Mrs Lisa Vaatstra has agreed to take over the
oversight of this page. Lisa's address is 9 Benhar St, Dunedin
and you can write to her with suggested contributions.
The attribute of God most needful for our sanctification in our daily lives, as an antidote to the confusion and clamour of the world, is that of His Holiness demonstrated by His orderliness. In the Psalms and Ecclesiastes we can see that the restlessness and striving of mankind is answered by God's gracious revelation of His divine order and purpose in creation and in His dealings with His creatures. Thus we need to create a haven in our homes where that attribute of our Father is reflected. Without a place of refuge, rest and peace, the members of our families have no respite from daily striving. If we read 1 Kings 19: 3-9, we can see God's remedy for exhaustion and world weariness. Sleep, food and drink are essential if we are to labour profitably.
The desert may not seem a good analogy for our homes but it is its separation from the world and its stark purity that is the main attraction for the refuge seeker. Neither is the desert necessarily ugly; think where travellers and pilgrims go to seek respite from the rat race. The desert is not a place where people go for worldly pleasure but to 'find themselves', or to get back to basics in an echoing of the desire to be purified and get 'right with God'. For the unbeliever it can be an endless and fruitless quest unless their eyes and ears are opened.
Our homes can be like the desert as a place of respite and refreshment especially for our family. Notice how God kindly ministers to Elijah. Not only does God provide the food and drink but He also presents it ready to be partaken of. What a great lesson in ministry! It is a temptation to think that the only worthwhile ministries are those in the public eye, that those of us busy at home are not fully using our gifts and abilities. Are we just 'marking time ' until we are free to pursue 'real' Kingdom work? Surely the home is a place where our work has eternal consequences. Training covenant children, caring for the world weary, nurturing the weak in the faith, practising hospitality etc. are all commanded by our Father. To do these tasks in the way that would please Christ is no small or unimportant matter.
One very overlooked area of family ministry is caring for the one who is sick, not necessarily dramatically or chemically ill but has the 'flu or tummy bug. In this impatient age we tend to expect the common ills to be instantly overcome with a few pills. We also have little sympathy for the sufferer and perhaps expect them to 'soldier on'. Often I've seen sick folk in the work place, at school or at Church when clearly they should have been at home in bed. This is not only for their sake but also for those around them, to prevent the spread of infection. Has life become so ruthless and routines so punishing that children have no time to be in the haven of their home when ill? Equally important is the need for time to convalesce after even a minor illness. Sadly there is a very thoroughly entrenched idea that to take too much notice of illness, especially in children, is to encourage malingering and weakness. Like the Spartans of old, we want our children to be tough as the world is tough, lest the children can't compete 'out there'.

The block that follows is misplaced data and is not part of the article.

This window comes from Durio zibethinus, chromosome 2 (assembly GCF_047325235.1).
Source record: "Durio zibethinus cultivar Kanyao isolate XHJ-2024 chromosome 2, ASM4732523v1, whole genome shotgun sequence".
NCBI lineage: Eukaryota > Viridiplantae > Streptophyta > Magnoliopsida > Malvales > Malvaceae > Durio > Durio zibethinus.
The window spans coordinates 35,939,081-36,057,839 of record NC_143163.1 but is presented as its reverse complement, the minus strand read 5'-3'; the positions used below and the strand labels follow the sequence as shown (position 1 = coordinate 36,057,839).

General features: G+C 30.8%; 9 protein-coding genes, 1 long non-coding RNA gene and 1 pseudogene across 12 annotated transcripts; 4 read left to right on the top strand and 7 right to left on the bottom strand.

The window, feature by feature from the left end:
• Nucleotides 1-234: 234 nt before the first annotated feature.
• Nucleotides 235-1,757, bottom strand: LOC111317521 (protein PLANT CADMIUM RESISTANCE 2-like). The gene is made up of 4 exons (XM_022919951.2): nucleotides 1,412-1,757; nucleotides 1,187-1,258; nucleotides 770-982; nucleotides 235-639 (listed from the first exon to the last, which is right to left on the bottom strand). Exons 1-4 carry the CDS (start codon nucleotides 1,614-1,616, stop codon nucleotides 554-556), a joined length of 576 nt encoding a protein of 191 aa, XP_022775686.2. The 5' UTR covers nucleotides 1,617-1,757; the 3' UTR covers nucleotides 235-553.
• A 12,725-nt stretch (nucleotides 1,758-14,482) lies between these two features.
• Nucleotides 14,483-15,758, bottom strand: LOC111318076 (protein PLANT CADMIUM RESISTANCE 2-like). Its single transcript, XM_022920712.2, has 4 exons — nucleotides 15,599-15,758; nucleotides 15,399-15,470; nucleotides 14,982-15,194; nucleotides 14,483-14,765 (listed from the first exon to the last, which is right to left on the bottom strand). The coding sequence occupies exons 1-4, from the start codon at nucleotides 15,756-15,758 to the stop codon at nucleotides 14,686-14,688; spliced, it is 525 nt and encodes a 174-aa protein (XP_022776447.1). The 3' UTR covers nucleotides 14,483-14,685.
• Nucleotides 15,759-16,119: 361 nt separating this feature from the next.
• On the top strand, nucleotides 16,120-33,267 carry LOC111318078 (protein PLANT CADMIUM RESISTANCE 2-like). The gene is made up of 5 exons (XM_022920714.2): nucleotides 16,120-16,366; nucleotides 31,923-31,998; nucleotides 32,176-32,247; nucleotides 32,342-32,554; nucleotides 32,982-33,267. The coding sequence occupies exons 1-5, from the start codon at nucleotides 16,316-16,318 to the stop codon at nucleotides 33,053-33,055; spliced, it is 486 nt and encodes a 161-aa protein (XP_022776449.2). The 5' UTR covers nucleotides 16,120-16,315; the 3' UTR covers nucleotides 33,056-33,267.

Edith Schaeffer points out in her book 'What is a Family?' the great possibilities for tremendous blessing when God allows sickness to visit the family. In response to complaints about the waste of time sickness causes, she graciously illustrates how sickness provides opportunities to do good to the 'least of Jesus' brethren' and to remind family members that home is a haven. For children to grow up with memories of selfless, loving tending and care whilst they were ill (or in any circumstances), helps establish the tone of the households of the next generation.
There are so many opportunities to do this great and consequential
work. Particularly as mothers we can be like the Proverbial wise
woman and 'build our house' or we can be like the foolish one
and tear it down, This winter when the inevitable flus, coughs
and colds make life miserable for the sufferers, it would
raise our eyes to Heaven to remember that we too can 'wash feet'.
Mrs Lisa Vaatstra (Dunedin).
TREASURES OF ENCOURAGEMENT
WOMEN HELPING WOMEN IN THE CHURCH
by Sharon W Betters
In her book, Sharon Betters shows us that when Christ is in us, we have the treasures of His encouragement at our fingertips, and when we obey the encouragement mandate, the treasures we give are multiplied in our own lives.
Sharon uses both personal experience and real life examples to illustrate the power of encouragement. With clear Biblical teaching, her readers are challenged to experience God's life-changing power themselves.
Each chapter comprehensively covers an aspect of encouragement and includes six daily devotions.
Treasures of Encouragement is published by
P&R Publishing Co and is available from Geneva Books for $16.00.
Mrs Moana Leenders
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Faith in Focus /NZ Reformed Church / firstname.lastname@example.org / revised August 97 / Copyright 1997